Computational elements of Data Governance
The name Federated Computational Governance was coined by Zhamak Daghani in her de facto “Data Mesh manifesto” blog article. However, as Computational Governance is not defined anywhere else, we will assume that this term relates to elements of Data Governance automation, enabled by the existence of the Central Platform that serves as a medium connecting different Data Products.
Data Governance elements, which can be automated and embedded into Data Platform include, but are not limited to:
- Catalog, reference, and master data
- Lineage & provenance
- Validation & verification
- Storage and operations
- Security & privacy
Once again, there is no silver bullet solution for deciding which of these should be automated. It will require your teams’ hard work to identify which data governance tasks create bottlenecks in Data Mesh development in your organization and automate them. It will pay off, however. First, it will offer Data Product Owners the solution allowing them a frictionless connection of their Data Products. Second, it will enable users to make efficient use of the exposed data.
You will learn more about automating elements of data governance when we will discuss the details of the self-serve data infrastructure-as-a-platform.
Self-serve data infrastructure as a platform
The fourth principle is to extract the duplicated efforts of the Data Mesh into a platform. It calls for the application of “platform thinking” to the data context. Platform thinking means that efforts that are duplicated throughout the company to a larger extent can also be packaged into a “platform” and thus only done once, but offered as a “service” to others.
Just like anyone can rent cloud resources on one of the major cloud providers and customize them to fit his needs, taking away to duplicate the effort of maintaining one’s own cloud, his idea can be shrunk to efforts inside a company.
Building and maintaining data products is resource-intensive and requires a set of very specialized skills (ranging from computational environment management to security). Multiplication of the required effort by the number of Data Products would endanger the feasibility of the whole Data Mesh idea. The idea behind the Central Platform is to centralize repeatable and generalizable actions to the degree necessary (yet again depending on the context of the company!) and to offer a set of tools abstracting away specialized skills. It would reduce entry and access barriers for both Data Product developers and Data Product consumers.
You may start with the requirements of your first Data Product Owners and iteratively build the setup up to meet your organization’s needs.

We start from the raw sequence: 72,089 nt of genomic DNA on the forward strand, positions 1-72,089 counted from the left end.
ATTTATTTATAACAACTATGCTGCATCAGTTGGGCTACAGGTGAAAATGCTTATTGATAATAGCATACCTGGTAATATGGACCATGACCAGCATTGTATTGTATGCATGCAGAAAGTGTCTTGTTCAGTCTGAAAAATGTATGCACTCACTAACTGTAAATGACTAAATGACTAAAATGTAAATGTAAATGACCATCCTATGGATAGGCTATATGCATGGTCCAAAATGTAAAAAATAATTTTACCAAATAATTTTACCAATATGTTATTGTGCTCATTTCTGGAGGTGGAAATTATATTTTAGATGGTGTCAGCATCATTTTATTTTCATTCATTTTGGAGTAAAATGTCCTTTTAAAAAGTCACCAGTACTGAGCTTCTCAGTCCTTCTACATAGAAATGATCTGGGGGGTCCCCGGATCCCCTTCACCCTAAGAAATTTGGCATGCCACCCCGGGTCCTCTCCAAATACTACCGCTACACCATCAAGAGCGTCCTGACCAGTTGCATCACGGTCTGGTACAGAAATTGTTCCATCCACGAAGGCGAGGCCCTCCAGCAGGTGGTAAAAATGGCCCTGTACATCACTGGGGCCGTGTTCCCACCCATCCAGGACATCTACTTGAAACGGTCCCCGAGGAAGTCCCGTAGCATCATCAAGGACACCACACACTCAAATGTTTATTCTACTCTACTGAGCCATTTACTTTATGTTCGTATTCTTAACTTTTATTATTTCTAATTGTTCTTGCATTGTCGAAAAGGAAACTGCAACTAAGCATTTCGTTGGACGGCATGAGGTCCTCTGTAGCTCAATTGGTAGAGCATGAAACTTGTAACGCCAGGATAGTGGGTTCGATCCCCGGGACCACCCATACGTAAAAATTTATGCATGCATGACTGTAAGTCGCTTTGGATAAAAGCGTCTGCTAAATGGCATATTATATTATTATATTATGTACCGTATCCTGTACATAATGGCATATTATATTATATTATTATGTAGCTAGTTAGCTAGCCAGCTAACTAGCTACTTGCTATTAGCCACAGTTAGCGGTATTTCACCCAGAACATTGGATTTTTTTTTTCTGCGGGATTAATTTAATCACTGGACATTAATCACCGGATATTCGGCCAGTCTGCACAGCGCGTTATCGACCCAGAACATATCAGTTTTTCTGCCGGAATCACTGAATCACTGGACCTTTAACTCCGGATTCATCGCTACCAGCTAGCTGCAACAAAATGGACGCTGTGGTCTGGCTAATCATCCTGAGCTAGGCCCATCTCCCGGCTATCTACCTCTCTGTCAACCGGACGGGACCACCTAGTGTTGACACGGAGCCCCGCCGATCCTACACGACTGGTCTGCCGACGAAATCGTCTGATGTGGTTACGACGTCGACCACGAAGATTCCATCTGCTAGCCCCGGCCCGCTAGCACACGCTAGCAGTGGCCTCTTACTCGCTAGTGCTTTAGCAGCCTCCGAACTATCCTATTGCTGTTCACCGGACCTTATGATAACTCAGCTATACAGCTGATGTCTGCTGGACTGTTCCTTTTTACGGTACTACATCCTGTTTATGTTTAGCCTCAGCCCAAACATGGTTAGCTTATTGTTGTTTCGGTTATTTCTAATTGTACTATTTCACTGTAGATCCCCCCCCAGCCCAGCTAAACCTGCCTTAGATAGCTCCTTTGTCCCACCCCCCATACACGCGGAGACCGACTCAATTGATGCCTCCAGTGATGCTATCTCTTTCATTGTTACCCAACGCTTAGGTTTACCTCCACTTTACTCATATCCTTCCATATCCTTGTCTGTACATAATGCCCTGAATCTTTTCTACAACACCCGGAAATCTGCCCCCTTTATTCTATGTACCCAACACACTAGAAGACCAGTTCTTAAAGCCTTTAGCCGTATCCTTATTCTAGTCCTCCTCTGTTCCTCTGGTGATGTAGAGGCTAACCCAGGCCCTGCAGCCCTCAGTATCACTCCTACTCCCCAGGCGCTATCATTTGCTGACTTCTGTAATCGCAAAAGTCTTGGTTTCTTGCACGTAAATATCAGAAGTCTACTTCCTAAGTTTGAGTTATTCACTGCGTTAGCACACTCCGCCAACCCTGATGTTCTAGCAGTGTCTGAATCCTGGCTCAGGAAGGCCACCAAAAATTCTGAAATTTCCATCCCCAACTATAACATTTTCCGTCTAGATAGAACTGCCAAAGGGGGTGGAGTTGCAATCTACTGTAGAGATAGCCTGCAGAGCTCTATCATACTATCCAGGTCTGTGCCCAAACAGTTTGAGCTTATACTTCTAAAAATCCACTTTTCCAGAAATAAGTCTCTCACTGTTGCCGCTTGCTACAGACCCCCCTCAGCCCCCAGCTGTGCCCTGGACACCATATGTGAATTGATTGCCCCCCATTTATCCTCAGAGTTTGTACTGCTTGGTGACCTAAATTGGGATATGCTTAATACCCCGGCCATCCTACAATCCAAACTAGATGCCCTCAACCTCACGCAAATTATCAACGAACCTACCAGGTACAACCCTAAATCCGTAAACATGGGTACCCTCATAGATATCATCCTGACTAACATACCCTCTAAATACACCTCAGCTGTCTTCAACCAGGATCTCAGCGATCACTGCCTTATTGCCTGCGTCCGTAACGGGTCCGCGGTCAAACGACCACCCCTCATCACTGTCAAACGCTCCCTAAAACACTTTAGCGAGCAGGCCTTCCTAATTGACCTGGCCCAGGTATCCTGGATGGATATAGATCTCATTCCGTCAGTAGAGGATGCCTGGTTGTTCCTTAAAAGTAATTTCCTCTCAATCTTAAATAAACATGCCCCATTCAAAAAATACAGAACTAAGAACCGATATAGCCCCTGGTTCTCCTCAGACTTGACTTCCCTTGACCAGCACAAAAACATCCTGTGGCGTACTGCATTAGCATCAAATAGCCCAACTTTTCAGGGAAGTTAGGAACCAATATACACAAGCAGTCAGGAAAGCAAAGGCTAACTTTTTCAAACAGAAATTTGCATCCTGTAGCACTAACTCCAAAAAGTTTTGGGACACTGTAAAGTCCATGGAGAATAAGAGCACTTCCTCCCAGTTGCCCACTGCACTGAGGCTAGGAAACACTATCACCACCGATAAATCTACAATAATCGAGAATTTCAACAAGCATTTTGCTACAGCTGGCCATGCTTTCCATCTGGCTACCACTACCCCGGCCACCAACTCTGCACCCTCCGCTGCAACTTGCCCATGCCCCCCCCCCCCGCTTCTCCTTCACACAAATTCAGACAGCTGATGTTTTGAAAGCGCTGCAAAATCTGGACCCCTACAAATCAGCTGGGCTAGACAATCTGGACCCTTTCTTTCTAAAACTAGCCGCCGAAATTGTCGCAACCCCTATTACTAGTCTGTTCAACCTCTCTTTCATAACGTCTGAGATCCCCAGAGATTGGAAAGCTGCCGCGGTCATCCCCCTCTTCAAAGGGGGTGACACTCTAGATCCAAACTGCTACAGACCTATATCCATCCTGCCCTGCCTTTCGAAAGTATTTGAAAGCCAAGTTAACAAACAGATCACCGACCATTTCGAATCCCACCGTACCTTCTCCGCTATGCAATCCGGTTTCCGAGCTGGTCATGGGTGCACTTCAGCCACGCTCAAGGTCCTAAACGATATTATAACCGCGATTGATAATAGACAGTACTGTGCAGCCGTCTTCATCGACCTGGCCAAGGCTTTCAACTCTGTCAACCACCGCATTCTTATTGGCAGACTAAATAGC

The infrastructural support can be offered at on-premise computing power or in the cloud, depending on the enterprise policies. Its elements can be available in IaaS, PaaS, SaaS, or their hybrid models. Data Mesh platform could support:
- Governability – all data computation related to Data Governance processes needs to be incorporated and automatically enforced on every Data Product connected to the Data Infrastructure.
- Security – the infrastructure solution shall ensure that all Data Products offer freedom of operation for users whose access allows them to meet their information requirements and ensure safety from unauthorized access. To do that set of ready-to-use processes, tools and procedures shall be accessible to Data Product creators and users.
- Flexibility, adaptability, and elasticity – the infrastructure needs to support multiple types of business domain data. It means enabling different data storage solutions, ETL and query operations, deployments, data processing engines, and pipelines. All that needs to be scalable, to serve business needs as they arise.
- Resilience – smooth operations of data-driven businesses require high availability of data. Therefore, they are ensuring redundancies and disaster recovery protocols at the design level of each infrastructural element.
- Process automation – from data metadata injection at Data Product registry to ensuring access control, data flow through central infrastructure needs to be fully automated, possibly using machine learning and artificial intelligence to ensure efficient data processing, quality, and monitoring.
Now that you have a good grasp of the four key Data Mesh principles, let us talk about Data Mesh as a socio-technical architecture.
Data Mesh is not a technical solution for data problems. Data Mesh solves these problems using socio-technical architecture or socio-technical system design. We believe this is the biggest strength of Data Mesh as a paradigm, and we think you should regard the socio-technical architecture as a foundation of data mesh implementation. You need to apply socio-technical architecture consciously to make it successful.
But before doing this, we need to get a bit of background info. For that, we look into Conway’s Law to understand why we won’t be able to change technology on its own and then into the Team Topologies framework which is in essence about the socio-technical architecture. Finally, we look into Cognitive Load as one of the main ideas leveraged by the Team Topologies framework.
“Any organization that designs a system (defined broadly) will produce a design whose structure is a copy of the organization’s communication structure.” (Conway’s Law)
Melvin Conway made this observation in 1967, just ten years after FORTRAN, the first widely used high-level language, was released. It didn’t take us long to see this strong, almost gravitational force in practice. This ‘force’ will sooner or later transform our architecture so it will look like our organizational structure. As architects, we need to be fully aware of the implied consequences.